Turning back then to Greyhawk, of the human races now inhabiting the Flanaess, the Suel appear to have the oldest literary culture, to judge by the Suloise calander. I give to them the characteristics of the Roman library system. The Oeridians I imagine to have progressed more in line with the medieval manuscript makers and thus in lands predominantly Oeridian I locate no public libraries, unless the Oeridians are copying the Suel. I see this only in Rel Astra. The Baklunish and those most directly influenced by them, directly or through trade, I allow printing, recognizing that the printing press is not a sure sign of modernity as the Koreans and Chinese both printed texts without advancing to Western standards of technology.

The City of Greyhawk is a melting pot. I think it violates any particular rule and takes something of the best from everywhere. This is said out of no great love for the City of Greyhawk but rather from the central role it takes in canon, for good or ill. In the City of Greyhawk then, I would see the public library system as Suloise in its main administration but admitting of non-lending collections of illuminated type manuscripts.

Of printed matters, I do not see a large scale adoption for four reasons.

First, printing is not aesthetically pleasing as a general matter. Greyhawk is of a nature where ownership of goods is personal and not corporate or even pre-corporate. There is a pride in personalized ownership that values the unique character of the possession. Magic items, which are uniquely crafted, are a chief example that bleed over into general considerations of possession. At the same time, the feudal mindset also places value on the unique quality of possession. The age of the fungible has not overtaken Greyhawk.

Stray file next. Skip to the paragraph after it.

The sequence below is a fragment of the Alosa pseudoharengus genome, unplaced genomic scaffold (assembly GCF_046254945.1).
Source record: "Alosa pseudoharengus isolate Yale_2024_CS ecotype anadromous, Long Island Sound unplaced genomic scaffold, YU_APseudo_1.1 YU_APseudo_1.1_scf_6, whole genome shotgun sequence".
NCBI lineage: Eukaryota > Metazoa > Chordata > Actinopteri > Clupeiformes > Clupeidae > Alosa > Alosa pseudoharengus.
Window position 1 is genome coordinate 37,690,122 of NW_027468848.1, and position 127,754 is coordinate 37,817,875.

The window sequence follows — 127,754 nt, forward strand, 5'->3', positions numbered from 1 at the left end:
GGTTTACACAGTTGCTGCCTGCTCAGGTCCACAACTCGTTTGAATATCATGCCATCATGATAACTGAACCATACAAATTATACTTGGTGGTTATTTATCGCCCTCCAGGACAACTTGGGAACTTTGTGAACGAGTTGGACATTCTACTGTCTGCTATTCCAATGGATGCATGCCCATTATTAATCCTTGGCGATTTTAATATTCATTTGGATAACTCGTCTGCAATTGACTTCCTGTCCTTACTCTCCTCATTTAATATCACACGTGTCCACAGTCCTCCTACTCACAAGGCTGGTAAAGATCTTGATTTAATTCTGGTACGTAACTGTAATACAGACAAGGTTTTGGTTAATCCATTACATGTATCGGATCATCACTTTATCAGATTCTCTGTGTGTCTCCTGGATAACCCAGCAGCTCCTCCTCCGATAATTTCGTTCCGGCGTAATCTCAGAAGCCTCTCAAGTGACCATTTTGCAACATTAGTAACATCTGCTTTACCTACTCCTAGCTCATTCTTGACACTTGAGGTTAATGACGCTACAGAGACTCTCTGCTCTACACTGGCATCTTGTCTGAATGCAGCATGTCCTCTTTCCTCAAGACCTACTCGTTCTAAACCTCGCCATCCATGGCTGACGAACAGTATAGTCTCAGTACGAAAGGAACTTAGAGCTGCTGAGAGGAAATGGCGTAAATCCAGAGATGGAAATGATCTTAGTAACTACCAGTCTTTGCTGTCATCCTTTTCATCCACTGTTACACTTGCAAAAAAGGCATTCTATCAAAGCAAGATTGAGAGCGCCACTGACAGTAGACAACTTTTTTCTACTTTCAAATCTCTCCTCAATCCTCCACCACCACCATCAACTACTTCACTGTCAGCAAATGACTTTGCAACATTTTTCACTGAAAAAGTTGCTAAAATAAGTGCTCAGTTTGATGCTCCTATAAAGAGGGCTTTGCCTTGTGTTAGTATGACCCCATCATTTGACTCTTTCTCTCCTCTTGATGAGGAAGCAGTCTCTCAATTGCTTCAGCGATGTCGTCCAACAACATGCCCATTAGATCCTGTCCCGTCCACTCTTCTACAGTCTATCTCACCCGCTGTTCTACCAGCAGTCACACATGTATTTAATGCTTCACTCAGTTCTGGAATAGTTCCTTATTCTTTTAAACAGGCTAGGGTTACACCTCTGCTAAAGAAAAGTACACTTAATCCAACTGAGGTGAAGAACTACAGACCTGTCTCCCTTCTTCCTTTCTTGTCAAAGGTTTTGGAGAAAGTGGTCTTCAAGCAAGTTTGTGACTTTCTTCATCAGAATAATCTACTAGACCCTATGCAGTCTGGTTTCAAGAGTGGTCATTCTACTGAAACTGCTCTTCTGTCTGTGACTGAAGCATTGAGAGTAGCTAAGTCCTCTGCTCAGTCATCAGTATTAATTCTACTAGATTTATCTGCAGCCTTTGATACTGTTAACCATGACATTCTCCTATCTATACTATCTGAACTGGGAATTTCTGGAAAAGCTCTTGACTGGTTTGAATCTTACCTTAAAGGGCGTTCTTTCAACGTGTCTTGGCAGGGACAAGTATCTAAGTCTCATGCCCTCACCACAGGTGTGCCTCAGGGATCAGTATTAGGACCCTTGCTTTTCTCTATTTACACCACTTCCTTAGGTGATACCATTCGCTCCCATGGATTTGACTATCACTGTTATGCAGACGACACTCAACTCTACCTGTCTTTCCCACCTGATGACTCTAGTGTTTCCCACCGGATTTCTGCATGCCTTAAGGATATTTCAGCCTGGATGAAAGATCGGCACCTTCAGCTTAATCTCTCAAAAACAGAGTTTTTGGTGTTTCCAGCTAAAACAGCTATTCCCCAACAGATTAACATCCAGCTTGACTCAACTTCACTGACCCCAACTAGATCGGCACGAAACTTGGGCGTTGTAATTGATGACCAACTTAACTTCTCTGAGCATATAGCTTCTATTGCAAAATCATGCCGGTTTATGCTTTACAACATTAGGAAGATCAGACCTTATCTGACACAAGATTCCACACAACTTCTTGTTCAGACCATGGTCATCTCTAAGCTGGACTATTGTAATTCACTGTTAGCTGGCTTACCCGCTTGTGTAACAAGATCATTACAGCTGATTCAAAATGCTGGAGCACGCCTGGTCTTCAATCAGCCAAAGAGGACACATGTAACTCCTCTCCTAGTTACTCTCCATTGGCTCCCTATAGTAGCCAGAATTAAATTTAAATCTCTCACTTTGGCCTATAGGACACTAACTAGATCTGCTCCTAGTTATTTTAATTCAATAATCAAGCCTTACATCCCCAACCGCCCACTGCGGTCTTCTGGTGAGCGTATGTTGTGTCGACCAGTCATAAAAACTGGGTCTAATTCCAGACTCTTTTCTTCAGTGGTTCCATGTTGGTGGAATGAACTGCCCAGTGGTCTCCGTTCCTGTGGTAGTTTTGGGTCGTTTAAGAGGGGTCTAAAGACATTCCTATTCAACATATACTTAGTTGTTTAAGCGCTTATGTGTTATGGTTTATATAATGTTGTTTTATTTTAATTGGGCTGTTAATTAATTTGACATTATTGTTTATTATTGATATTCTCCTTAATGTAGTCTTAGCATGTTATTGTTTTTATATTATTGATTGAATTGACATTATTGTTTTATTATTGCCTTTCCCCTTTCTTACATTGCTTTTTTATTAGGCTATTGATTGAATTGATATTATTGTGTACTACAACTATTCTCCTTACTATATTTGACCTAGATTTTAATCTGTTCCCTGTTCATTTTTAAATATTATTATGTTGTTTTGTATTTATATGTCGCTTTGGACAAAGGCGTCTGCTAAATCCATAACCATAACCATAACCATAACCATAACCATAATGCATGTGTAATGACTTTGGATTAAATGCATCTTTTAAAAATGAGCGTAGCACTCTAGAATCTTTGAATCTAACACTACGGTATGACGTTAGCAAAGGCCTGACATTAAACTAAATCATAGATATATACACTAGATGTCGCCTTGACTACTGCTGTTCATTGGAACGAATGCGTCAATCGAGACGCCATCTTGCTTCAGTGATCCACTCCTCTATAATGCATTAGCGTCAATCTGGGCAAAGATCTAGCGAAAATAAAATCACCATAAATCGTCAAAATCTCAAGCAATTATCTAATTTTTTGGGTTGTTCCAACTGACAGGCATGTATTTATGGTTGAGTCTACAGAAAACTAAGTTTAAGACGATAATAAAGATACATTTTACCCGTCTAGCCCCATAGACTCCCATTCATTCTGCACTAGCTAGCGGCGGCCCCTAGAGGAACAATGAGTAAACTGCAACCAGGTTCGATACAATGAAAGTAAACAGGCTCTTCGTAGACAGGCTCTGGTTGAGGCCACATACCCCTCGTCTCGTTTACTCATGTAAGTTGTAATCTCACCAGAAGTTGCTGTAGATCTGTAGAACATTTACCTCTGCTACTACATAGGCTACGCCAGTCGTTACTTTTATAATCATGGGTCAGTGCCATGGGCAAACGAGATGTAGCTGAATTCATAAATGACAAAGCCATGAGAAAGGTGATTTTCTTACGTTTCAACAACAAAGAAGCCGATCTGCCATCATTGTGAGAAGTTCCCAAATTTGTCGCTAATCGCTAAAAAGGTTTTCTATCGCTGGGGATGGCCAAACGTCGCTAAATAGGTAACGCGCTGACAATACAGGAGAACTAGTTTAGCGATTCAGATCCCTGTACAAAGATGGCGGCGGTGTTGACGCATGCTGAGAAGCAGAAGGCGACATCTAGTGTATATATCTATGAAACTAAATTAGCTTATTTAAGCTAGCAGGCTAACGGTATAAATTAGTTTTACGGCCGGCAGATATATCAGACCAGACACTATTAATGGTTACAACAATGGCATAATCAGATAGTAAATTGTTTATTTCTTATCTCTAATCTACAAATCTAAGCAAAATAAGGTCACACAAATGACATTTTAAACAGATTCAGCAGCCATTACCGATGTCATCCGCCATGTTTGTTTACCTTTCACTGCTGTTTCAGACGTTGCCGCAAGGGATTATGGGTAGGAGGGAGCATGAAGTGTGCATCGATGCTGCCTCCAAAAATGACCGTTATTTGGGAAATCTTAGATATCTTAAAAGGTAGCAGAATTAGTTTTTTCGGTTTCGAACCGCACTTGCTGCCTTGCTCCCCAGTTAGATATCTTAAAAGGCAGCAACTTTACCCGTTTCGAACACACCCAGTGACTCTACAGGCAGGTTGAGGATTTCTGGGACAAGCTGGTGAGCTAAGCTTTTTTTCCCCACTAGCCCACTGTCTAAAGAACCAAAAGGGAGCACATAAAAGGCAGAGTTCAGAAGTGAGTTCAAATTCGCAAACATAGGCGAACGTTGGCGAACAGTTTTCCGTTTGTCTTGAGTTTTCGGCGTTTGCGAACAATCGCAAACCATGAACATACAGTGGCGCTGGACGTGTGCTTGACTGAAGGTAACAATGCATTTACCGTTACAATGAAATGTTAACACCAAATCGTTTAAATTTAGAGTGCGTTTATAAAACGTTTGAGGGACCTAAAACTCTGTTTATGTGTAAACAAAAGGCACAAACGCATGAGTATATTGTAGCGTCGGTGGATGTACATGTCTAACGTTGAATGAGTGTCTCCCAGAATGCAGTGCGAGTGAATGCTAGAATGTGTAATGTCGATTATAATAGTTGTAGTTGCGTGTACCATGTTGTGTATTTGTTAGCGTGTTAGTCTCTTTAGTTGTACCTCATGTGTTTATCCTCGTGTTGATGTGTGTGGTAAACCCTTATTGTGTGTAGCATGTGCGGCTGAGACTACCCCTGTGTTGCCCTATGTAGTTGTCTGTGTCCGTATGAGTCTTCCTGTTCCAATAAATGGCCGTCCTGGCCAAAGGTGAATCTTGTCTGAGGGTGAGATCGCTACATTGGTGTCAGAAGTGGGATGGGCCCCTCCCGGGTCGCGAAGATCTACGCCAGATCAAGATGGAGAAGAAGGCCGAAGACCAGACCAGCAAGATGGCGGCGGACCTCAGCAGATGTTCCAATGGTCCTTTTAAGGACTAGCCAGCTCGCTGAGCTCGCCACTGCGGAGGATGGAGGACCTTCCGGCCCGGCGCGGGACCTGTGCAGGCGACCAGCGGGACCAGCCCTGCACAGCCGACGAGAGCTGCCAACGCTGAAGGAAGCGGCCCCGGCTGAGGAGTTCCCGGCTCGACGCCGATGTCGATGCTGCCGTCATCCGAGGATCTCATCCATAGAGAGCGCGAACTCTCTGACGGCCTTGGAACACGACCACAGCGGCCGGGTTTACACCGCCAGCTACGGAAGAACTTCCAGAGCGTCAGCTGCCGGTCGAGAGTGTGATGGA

Second, a strong magical tradition can make no use of printing. This discourages the use of printing subtly, though not overtly. A powerful segment of society will be at best apathetic to printing with likely advice to those elites who take their counsel.

Third, literate populations in the Flanaess are not large enough to make printing economically necessary or viable. I believe the Flanaess grossly underpopulated but if you extrapolate historic literacy rates onto the Greyhawk populations given, the level of literacy outside the major urban centers is stark, and even within those cities. This is not helped by the Greyhawk Wars and likely repressive regimes that would suppress literacy as a threat to their rule or just because they see no value to them in promoting literacy.

Fourth, of those literate populations, there is no one faith that would see its holy book mass produced and there is no great orthodoxy to challenge. The rise of printing in Europe was greatly helped along both by a single, dominant faith, Christianity, and the rising schism within the chief expression of that faith, Catholicism. In Greyhawk, a rampant polytheism diminishes any one faith’s broader investment in its liturgy and precepts of devotion. There are just not that many adherents to any one faith, in the main (the Pale being an exception within its sphere). At the same time, there is a remarkable general tolerance for multiple faiths. No faith is strictly monotheistic. The result is less of an immediate utility for printing.